If deterioration is found, some level of repair or strengthening is typically required. Shoring may be required as well if deterioration or its effects are deemed to significantly affect members’ abilities to support loads. Because visual and probing inspections alone are often not enough to fully assess the remaining strength of the member, appropriate experience with timber structures and associated ability to holistically and realistically assess the effects of decay is often key in such situations. After safety is assessed and addressed, the next step should be to determine the source of moisture and if it is still active. Repairing deteriorated timber (the symptom) without addressing the moisture source (the underlying cause) will not be effective; further deterioration after repairs are made can be expected. Only once the moisture issue is addressed and further exposure eliminated (through appropriate waterproofing detailing or treatment), remedial or strengthening solutions (discussed in subsequent sections) will be effective.

Figure 3

Fungal deterioration at truss bearing.

Renovation Effects

Renovations of these types of structures often include a decision to insulate the ceiling above the worship space to help reduce costs associated with heating and cooling. While adding insulation may help the energy efficiency of the building (if installed properly), it may also result in unintended consequences on the performance of the roof structure.

The majority of historic houses of worship were not constructed with a significant heating or cooling source. Often, the only heat source may have been a single wood or coal-fired stove. In northern climates, any heat generated within the building would eventually escape through the ceiling and roof, and help melt any snow accumulation on the roof; intended or not, this can help keep the roof snow loads fairly minimal. The addition of insulation, however, effectively traps the heat within the worship space and prevents it from reaching the roof; the exterior roof surface remains cold, potentially allowing snow build-up and increasing the snow load. If not anticipated and addressed, the increase in snow load can cause overstressing of timber members and connections, unanticipated deflections, or in some cases even partial or full collapse of the roof structure. If adding insulation to the ceiling of a house of worship is being considered, consult with a structural engineer experienced with timber framing and an engineer experienced in building science to develop appropriate details.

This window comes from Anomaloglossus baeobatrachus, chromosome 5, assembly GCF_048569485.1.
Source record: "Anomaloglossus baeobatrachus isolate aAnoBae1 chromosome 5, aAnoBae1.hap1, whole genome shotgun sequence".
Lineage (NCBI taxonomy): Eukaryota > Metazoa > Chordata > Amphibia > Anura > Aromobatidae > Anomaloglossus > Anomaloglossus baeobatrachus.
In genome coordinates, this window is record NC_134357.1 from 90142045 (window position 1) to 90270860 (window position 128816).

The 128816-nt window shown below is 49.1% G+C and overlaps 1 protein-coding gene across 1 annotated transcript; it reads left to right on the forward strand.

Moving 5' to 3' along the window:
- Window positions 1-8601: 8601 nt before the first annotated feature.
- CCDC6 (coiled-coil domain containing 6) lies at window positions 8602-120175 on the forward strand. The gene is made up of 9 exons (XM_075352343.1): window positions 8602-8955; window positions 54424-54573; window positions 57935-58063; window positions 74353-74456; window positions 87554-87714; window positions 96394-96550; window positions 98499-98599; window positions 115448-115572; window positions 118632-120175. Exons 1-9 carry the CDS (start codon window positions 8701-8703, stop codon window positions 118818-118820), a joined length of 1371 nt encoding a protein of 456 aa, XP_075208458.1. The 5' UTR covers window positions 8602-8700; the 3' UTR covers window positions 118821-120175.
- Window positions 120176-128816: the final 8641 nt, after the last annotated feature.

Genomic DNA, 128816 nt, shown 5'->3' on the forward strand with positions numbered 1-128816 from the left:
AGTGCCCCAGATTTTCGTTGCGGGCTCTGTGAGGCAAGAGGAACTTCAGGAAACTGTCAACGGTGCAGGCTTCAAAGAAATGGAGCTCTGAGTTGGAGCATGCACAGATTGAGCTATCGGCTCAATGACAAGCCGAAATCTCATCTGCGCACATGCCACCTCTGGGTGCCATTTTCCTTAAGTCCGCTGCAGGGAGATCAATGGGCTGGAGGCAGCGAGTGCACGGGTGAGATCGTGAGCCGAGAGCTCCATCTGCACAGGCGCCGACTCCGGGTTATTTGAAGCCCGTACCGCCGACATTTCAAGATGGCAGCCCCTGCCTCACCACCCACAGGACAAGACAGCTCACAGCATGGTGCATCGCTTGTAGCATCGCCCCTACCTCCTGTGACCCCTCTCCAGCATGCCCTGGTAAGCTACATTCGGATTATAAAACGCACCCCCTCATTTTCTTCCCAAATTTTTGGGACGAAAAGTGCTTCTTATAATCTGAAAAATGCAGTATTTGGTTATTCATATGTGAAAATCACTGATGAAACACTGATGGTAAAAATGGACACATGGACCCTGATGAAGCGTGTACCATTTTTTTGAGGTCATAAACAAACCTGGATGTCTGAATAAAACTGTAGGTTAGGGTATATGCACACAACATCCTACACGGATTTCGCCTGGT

Renovations may also include changing the roofing type (e.g. from asphalt shingles to slate tiles). The slate tiles and any associated waterproofing will significantly increase the load on the roof structure, which then needs to be carefully evaluated to determine if any roof members or connections need to be reinforced. Similarly, different roofing materials may provide for different resistance against snow sliding (and can result in unintended snow accumulation), also requiring consideration.

Figure 4

Truss reinforcement.


In some cases, strengthening of the truss members may be necessary due to alterations (addition of insulation, HVAC equipment, change of roofing type, etc.), or to address existing distress or deterioration of the timbers. Strengthening can often be accomplished by reinforcing the existing members with additional wood framing, steel plates, or channels. The reinforcing is commonly attached to the existing timbers using through bolts or lag screws. To arrive at an effective strengthening solution, compatibility of displacements, load sharing, or any geometric or other constraints introduced to the existing structure need to be carefully examined. Also, if temporary removal of truss elements is needed, shoring, load transfer sequencing, and temporary lateral bracing of often tall and slender masonry walls need to be considered. Finally, if any change in the overall truss behavior is introduced (e.g. when tie rods are added to prevent further spreading of scissor trusses), all members and their connections along the load path should be examined to determine if they are adequate to resist the new loads (in some cases compression members become tensile members, etc.).